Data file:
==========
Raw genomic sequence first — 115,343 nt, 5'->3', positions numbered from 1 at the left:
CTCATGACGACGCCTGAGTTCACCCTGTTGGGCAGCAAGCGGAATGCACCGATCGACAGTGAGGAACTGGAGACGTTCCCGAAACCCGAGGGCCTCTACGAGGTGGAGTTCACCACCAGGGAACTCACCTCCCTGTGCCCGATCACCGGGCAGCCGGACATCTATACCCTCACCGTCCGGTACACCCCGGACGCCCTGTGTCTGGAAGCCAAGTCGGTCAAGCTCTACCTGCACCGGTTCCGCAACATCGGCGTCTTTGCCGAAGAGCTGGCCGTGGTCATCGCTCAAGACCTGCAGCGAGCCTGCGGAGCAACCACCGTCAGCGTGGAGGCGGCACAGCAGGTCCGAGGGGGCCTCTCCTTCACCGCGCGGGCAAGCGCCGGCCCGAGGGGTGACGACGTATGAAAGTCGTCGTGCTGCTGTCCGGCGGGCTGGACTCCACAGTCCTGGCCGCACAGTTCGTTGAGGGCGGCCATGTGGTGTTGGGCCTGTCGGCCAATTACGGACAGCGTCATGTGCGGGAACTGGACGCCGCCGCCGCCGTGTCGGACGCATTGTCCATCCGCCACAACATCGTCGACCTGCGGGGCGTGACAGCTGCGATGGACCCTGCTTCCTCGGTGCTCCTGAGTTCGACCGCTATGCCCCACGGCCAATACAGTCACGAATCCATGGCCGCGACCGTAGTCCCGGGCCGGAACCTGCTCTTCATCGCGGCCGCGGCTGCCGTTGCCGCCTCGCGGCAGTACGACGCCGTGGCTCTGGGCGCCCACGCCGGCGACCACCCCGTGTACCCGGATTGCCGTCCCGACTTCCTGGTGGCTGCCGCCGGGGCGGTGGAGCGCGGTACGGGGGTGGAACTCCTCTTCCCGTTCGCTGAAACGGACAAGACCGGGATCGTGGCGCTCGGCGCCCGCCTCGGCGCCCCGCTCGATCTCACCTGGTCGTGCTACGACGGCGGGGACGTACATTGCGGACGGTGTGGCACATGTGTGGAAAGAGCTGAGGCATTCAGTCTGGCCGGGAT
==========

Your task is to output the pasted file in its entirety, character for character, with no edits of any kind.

Raw genomic sequence first — 115,343 nt, 5'->3', positions numbered from 1 at the left:
CTCATGACGACGCCTGAGTTCACCCTGTTGGGCAGCAAGCGGAATGCACCGATCGACAGTGAGGAACTGGAGACGTTCCCGAAACCCGAGGGCCTCTACGAGGTGGAGTTCACCACCAGGGAACTCACCTCCCTGTGCCCGATCACCGGGCAGCCGGACATCTATACCCTCACCGTCCGGTACACCCCGGACGCCCTGTGTCTGGAAGCCAAGTCGGTCAAGCTCTACCTGCACCGGTTCCGCAACATCGGCGTCTTTGCCGAAGAGCTGGCCGTGGTCATCGCTCAAGACCTGCAGCGAGCCTGCGGAGCAACCACCGTCAGCGTGGAGGCGGCACAGCAGGTCCGAGGGGGCCTCTCCTTCACCGCGCGGGCAAGCGCCGGCCCGAGGGGTGACGACGTATGAAAGTCGTCGTGCTGCTGTCCGGCGGGCTGGACTCCACAGTCCTGGCCGCACAGTTCGTTGAGGGCGGCCATGTGGTGTTGGGCCTGTCGGCCAATTACGGACAGCGTCATGTGCGGGAACTGGACGCCGCCGCCGCCGTGTCGGACGCATTGTCCATCCGCCACAACATCGTCGACCTGCGGGGCGTGACAGCTGCGATGGACCCTGCTTCCTCGGTGCTCCTGAGTTCGACCGCTATGCCCCACGGCCAATACAGTCACGAATCCATGGCCGCGACCGTAGTCCCGGGCCGGAACCTGCTCTTCATCGCGGCCGCGGCTGCCGTTGCCGCCTCGCGGCAGTACGACGCCGTGGCTCTGGGCGCCCACGCCGGCGACCACCCCGTGTACCCGGATTGCCGTCCCGACTTCCTGGTGGCTGCCGCCGGGGCGGTGGAGCGCGGTACGGGGGTGGAACTCCTCTTCCCGTTCGCTGAAACGGACAAGACCGGGATCGTGGCGCTCGGCGCCCGCCTCGGCGCCCCGCTCGATCTCACCTGGTCGTGCTACGACGGCGGGGACGTACATTGCGGACGGTGTGGCACATGTGTGGAAAGAGCTGAGGCATTCAGTCTGGCCGGGAT